Junior doctors' perceptions of their self-efficacy in prescribing, their prescribing errors and the possible causes of errors

Cristín Ryan, Sarah Ross, Peter Davey, Eilidh M Duncan, Shona Fielding, Jill J Francis, Marie Johnston, Jean Ker, Amanda Jane Lee, Mary Joan Macleod, Simon Maxwell, Gerard McKay, James McLay, David J Webb, Christine Bond

Research output: Contribution to journalArticle

28 Citations (Scopus)

Abstract

AIMS: Explore and compare junior doctors' perceptions of their self-efficacy in prescribing, their prescribing errors and the possible causes of those errors. METHODS: A cross-sectional questionnaire study was distributed to foundation doctors throughout Scotland, based on Bandura's Social Cognitive Theory and Human Error Theory (HET). RESULTS: 548 questionnaires were completed (35.0% of the national cohort). F1s estimated a higher daytime error rate (median 6.7 (IQR 2-12.4)) than F2s (4.0 IQR (0-10) (p=0.002)), calculated based on the total number of medicines prescribed. The majority of self-reported errors (250; 49.2%) resulted from unintentional actions. Interruptions and pressure from other staff were commonly cited causes of errors. F1s were more likely to report insufficient prescribing skills as a potential cause of error than F2s (p= 0.002). The prescribers did not believe that the outcomes of their errors were serious. F2s reported higher self-efficacy scores than F1s in most aspects of prescribing (p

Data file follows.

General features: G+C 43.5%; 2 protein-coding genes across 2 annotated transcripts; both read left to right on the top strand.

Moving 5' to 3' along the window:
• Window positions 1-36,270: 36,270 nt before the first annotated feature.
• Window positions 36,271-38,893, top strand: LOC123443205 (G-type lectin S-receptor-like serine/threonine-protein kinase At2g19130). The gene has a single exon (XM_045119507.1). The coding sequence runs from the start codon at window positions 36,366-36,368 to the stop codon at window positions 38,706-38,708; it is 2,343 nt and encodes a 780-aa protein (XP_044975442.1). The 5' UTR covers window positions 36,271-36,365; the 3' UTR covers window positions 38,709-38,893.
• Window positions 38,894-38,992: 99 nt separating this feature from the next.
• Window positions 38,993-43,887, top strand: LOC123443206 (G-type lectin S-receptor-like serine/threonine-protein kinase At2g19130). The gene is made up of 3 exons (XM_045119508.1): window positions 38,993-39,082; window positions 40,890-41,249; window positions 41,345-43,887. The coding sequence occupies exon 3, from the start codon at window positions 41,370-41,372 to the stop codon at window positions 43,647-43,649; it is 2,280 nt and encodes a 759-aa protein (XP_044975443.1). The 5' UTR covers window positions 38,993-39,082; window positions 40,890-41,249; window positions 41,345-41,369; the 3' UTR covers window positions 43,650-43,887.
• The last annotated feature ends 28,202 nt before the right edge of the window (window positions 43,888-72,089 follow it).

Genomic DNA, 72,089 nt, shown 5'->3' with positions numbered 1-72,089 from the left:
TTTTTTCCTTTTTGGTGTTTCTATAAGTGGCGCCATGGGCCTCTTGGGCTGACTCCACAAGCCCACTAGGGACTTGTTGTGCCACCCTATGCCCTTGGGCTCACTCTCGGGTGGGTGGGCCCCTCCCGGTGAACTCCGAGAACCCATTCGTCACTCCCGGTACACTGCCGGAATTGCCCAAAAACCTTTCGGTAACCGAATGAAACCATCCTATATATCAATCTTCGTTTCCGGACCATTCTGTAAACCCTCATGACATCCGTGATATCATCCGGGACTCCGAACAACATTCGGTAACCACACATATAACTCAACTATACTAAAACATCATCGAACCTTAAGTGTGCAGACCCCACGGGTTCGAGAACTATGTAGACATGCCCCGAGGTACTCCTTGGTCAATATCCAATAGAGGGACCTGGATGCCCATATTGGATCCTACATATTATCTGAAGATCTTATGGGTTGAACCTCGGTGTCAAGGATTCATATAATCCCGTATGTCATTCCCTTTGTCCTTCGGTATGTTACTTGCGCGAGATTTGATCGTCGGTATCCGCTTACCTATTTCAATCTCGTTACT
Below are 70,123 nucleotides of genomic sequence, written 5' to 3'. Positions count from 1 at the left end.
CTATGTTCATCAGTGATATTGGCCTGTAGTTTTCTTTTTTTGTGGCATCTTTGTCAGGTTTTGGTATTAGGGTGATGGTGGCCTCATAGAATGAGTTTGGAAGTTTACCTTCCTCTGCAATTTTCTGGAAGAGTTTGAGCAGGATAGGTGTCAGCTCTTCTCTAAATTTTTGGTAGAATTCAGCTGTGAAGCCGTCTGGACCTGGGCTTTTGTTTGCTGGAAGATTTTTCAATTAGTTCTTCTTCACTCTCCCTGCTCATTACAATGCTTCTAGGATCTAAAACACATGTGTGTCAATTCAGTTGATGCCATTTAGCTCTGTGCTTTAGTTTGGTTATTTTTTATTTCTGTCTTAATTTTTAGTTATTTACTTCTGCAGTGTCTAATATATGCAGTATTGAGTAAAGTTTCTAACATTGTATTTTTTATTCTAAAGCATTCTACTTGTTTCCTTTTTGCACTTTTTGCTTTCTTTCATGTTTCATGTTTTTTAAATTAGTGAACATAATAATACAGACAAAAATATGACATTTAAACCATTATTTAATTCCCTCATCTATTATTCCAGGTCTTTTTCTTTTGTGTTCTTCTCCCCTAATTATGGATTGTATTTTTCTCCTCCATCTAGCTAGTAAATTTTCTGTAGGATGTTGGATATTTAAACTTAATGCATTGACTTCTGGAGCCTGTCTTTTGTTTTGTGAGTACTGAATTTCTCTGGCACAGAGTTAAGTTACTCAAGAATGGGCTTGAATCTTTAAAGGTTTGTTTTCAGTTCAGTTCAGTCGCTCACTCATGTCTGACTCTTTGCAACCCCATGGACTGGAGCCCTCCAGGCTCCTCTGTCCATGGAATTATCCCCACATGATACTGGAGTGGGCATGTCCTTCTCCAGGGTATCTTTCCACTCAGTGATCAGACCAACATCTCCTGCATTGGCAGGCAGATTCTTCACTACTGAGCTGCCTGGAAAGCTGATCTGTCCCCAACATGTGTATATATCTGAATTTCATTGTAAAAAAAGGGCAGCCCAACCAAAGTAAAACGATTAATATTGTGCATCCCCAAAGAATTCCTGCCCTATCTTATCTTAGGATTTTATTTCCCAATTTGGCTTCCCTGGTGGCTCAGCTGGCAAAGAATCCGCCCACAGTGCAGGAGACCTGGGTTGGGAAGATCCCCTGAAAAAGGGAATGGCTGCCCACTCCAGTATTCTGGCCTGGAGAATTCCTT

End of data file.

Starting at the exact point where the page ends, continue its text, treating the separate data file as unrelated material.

Original languageEnglish
Pages (from-to)980-987
Number of pages8
JournalBritish Journal of Clinical Pharmacology
Volume76
Issue number6
Early online date20 Nov 2013
DOIs
Publication statusPublished - Dec 2013

Keywords

  • junior doctors
  • prescribing errors
  • patient safety
  • causes
  • self-efficacy
  • social cognitive theory
  • human error theory

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